Plastic Pollution

By Conservancy of Southwest Florida Volunteer Bill Rhodes

Frequently, when a Conservancy of Southwest Florida docent or naturalist speaks with guests, he or she will mention our mission, which is “to protect Southwest Florida’s unique natural environment and quality of life … now and forever”.

When we talk about birds found injured on our highways, we remind people how food litter (think banana peels or apple cores), carelessly thrown out car windows can attract mice and other small animals. These then attract birds of prey, which become easy targets to be struck by a passing car or truck.

Sea turtles will mistake empty plastic bags floating in the ocean as jellyfish, a favorite snack. Once ingested, these bags will seriously harm or kill the turtle. We have a small exhibit near the patch reef tank in the Dalton Discovery Center that illustrates just how bad the plastic pollution problem has become. Plastic bottles, cups, lids, straws, jugs, monofilament fishing line — a vast array of plastic products — are floating in our oceans, and these plastics do not readily break down or degrade. In fact, it can take about 500 years for a soda bottle in the ocean to completely decompose.

Just how bad is plastic pollution in our oceans? Shocking pictures of debris, floating in the oceans in huge mats of plastic waste, increasingly make the news. But, it’s not just what you can see that is worrisome. Two recent studies in Europe, one examining fish and the other shellfish, all destined for the dinner table, found that ‘micro-plastics’ — tiny, microscopic beads of plastic that remain after years of degradation — were found in one third of the fish and 100% of the mussels.

In other words, plastic pollution in the seas is so bad that the fish you eat are very likely to contain discarded plastic. While the immediate health threat to us is small, as little of those plastics are absorbed, the consequences over a long period of time are not well known.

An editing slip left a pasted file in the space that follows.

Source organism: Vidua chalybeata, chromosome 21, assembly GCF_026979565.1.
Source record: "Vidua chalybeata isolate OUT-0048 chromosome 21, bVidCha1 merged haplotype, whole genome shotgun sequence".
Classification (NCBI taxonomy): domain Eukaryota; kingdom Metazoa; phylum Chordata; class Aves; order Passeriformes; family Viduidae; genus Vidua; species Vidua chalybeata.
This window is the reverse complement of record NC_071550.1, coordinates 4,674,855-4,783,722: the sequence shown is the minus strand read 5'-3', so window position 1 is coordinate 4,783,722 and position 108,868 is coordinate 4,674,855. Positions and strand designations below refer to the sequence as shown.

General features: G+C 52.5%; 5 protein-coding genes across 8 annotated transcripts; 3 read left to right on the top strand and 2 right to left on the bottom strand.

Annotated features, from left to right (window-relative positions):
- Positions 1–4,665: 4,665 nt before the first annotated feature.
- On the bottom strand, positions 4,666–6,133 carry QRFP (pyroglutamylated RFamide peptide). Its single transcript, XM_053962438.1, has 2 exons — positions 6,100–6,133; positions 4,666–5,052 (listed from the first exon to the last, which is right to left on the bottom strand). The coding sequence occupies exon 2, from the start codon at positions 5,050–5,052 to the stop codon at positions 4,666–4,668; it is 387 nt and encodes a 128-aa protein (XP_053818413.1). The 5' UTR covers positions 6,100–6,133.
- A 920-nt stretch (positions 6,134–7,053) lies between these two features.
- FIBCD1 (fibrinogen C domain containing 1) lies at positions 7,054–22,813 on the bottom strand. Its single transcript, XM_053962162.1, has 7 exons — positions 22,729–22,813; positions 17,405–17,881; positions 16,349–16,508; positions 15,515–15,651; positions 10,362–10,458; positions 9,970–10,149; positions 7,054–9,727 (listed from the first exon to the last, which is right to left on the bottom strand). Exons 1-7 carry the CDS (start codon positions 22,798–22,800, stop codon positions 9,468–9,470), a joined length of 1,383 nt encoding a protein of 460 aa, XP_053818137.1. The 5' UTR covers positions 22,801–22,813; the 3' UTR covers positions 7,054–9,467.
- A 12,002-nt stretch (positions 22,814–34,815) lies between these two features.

What can you do to help? The obvious answer is to be certain to not leave any plastic (or, in fact any other) materials behind — don’t throw waste out of your car window; don’t leave plastics on the ground or in the water, and never throw anything into a storm drain. It is surprising how many people do not understand that storm sewers will drain into local waterways and carry whatever is thrown into them directly into our rivers, bays and oceans.

The less obvious, but perhaps more important, answer is to simply be aware of the problem that plastics can cause as environmental pollutants, advocate for using less and less of them in our consumable products, and of, course, recycle rather than discard.

Environmental Education

See what's going on with the Conservancy Environmental Education Department.

Conservancy of SWFL

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Protecting Southwest Florida's unique natural environment and quality of and forever.

Environmental Education

See what's going on with the Conservancy Environmental Education Department.

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